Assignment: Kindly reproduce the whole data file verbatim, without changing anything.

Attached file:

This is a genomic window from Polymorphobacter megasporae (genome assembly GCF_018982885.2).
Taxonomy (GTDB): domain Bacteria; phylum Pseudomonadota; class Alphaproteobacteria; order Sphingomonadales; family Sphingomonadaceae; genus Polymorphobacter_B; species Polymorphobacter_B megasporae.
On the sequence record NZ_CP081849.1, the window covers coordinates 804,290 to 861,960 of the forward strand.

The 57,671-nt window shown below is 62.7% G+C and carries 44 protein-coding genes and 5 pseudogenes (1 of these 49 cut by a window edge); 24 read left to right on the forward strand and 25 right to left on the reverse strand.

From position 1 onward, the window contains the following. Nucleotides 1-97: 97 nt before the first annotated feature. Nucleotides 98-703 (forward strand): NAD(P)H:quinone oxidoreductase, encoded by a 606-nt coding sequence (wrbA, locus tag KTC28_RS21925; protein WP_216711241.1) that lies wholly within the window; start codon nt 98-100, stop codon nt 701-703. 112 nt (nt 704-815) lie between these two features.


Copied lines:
This is a genomic window from Polymorphobacter megasporae (genome assembly GCF_018982885.2).
Taxonomy (GTDB): domain Bacteria; phylum Pseudomonadota; class Alphaproteobacteria; order Sphingomonadales; family Sphingomonadaceae; genus Polymorphobacter_B; species Polymorphobacter_B megasporae.
On the sequence record NZ_CP081849.1, the window covers coordinates 804,290 to 861,960 of the forward strand.

The 57,671-nt window shown below is 62.7% G+C and carries 44 protein-coding genes and 5 pseudogenes (1 of these 49 cut by a window edge); 24 read left to right on the forward strand and 25 right to left on the reverse strand.

From position 1 onward, the window contains the following. Nucleotides 1-97: 97 nt before the first annotated feature. Nucleotides 98-703 (forward strand): NAD(P)H:quinone oxidoreductase, encoded by a 606-nt coding sequence (wrbA, locus tag KTC28_RS21925; protein WP_216711241.1) that lies wholly within the window; start codon nt 98-100, stop codon nt 701-703. 112 nt (nt 704-815) lie between these two features.